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Abstract

Rejuvenate your R&R savvy this May and be part of the winning team.

 

Article Content

A staff report

Home to the NFC champion Bears football team, Chicago is on a sure-fire winning streak these days. Fantastic sports teams, excellent music, and world-renowned pizza are all things synonymous with this great city, and this May, Nursing Management's 5th Annual Recruitment & Retention Conference will join this illustrious list. Held at the Hilton Chicago May 4 to 6, the conference offers sessions, exhibits, and presentations designed to inspire, facilitate, and energize your recruitment and retention practices.

 

Due to the considerable amount of sessions attendees have to choose from, we decided that one article couldn't properly sum up the amount of noteworthy activities available at this year's conference. Comprising the second part of a three-part series, this month's installment delves deeper into the conference by highlighting two sessions guaranteed to spark discussion and add to your knowledge base.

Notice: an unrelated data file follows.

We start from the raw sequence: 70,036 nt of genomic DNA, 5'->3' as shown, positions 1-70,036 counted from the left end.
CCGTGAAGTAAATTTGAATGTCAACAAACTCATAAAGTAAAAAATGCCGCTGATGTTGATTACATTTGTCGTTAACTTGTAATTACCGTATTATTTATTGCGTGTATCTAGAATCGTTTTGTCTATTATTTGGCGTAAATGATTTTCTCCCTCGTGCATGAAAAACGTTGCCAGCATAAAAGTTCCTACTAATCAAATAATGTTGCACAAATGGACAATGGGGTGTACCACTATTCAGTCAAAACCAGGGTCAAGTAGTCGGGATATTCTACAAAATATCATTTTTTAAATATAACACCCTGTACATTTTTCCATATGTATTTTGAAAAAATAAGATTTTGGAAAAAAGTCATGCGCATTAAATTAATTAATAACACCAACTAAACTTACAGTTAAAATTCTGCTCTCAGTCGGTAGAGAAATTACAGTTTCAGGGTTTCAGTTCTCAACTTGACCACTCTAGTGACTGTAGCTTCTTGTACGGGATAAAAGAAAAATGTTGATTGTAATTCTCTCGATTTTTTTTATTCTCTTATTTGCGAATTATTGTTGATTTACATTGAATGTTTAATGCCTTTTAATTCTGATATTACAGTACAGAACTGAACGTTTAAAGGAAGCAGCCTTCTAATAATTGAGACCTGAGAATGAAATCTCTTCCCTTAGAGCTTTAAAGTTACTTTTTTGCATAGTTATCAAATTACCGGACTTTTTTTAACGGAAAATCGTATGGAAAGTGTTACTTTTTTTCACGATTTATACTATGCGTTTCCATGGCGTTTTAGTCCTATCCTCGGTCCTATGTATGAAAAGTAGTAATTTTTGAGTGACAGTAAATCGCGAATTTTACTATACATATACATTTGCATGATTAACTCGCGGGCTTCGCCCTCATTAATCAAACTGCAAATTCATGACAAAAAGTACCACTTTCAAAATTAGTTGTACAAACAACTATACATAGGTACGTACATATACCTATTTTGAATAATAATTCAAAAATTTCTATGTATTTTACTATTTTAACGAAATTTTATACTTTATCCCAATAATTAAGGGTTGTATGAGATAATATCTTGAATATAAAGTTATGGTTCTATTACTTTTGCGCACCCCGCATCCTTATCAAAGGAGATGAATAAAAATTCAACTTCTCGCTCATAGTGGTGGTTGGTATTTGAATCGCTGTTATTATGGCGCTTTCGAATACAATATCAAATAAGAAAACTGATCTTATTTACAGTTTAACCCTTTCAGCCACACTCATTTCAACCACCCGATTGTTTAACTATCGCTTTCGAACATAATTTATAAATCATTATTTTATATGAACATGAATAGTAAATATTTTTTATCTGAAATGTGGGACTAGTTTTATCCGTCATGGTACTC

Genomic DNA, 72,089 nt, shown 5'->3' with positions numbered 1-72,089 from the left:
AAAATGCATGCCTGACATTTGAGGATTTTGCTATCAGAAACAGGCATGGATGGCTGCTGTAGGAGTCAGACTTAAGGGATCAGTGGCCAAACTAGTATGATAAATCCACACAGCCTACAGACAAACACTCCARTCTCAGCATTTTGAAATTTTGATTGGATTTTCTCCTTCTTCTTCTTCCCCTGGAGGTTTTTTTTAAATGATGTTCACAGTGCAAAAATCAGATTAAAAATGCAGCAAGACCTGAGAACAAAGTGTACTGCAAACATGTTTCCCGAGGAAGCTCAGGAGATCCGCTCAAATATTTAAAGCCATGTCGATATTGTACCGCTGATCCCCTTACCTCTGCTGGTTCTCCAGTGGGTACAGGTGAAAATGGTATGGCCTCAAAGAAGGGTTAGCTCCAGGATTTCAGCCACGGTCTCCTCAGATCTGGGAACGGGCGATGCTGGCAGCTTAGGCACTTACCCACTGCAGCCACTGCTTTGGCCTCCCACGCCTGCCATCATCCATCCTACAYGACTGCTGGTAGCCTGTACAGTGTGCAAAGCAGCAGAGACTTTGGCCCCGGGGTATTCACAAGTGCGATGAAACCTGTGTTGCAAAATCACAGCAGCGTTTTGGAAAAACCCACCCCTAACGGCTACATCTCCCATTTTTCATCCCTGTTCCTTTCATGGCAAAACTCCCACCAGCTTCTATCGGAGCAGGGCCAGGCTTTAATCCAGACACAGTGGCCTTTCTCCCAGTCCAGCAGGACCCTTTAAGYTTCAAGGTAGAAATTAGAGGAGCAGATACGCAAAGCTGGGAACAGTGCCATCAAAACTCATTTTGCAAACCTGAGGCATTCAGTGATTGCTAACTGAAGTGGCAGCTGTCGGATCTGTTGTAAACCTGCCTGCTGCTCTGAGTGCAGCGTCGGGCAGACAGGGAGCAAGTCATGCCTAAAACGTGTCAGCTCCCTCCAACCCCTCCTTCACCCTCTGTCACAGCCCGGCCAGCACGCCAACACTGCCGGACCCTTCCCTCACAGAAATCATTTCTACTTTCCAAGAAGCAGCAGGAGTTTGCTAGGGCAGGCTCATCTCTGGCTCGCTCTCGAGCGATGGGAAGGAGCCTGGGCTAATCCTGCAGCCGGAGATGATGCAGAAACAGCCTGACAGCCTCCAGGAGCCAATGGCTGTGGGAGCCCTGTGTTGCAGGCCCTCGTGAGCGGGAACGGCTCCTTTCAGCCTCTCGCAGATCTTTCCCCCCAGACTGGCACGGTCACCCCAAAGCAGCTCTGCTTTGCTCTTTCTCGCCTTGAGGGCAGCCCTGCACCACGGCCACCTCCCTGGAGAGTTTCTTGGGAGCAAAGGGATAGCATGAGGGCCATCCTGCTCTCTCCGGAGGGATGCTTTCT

Promote retention

According to Dennis R. Sherrod, RN, EdD, conference chairperson, workplaces must address issues of succession planning, ergonomics, technology, workplace redesign, flexible work arrangements, and innovative roles to encourage mature nurses to remain in the nurse workforce. During his session "Staying & Graying," he plans on addressing all of these issues and more-before it's too late.

 

"Within the next 10 years, an extraordinary number of nurses will be considering retirement," Sherrod explains. "The intellectual capital of mature nurses is one of healthcare's most chiefly valued resources. Employers must begin now to implement strategies that encourage mature nurses to delay retirement."

 

A key way to retain staff members is to keep them happy and satisfied with their position within their unit. Golden Bethune, executive vice president and administrator, Riverside Regional Medical Center, Newport News, Va., believes that closed staffing is a central facet in accomplishing this goal. Her session, titled "Eliminate Floating on Your Units," will revolve around how one hospital has maintained a "no pulling" environment for more than 6 years.

 

"For a longtime now, hospitals have floated staff to cover vacancies due to sick calls or other absences," says Bethune. "Nurses hate to be floated to areas that they aren't used to working. Stop pulling, and results for absentee rates and retention improve. You can do it. We did, and the results are outstanding."

 

Register today

Register for Nursing Management's Recruitment & Retention Conference at 1-800-346-7844, ext. 6591 or 7750, or fax 1-856-218-0557. For more information or to register online, visit http://www.promos-lww.com/r&r.html. To reserve a room at the Hilton Chicago, call 1-877-865-5320.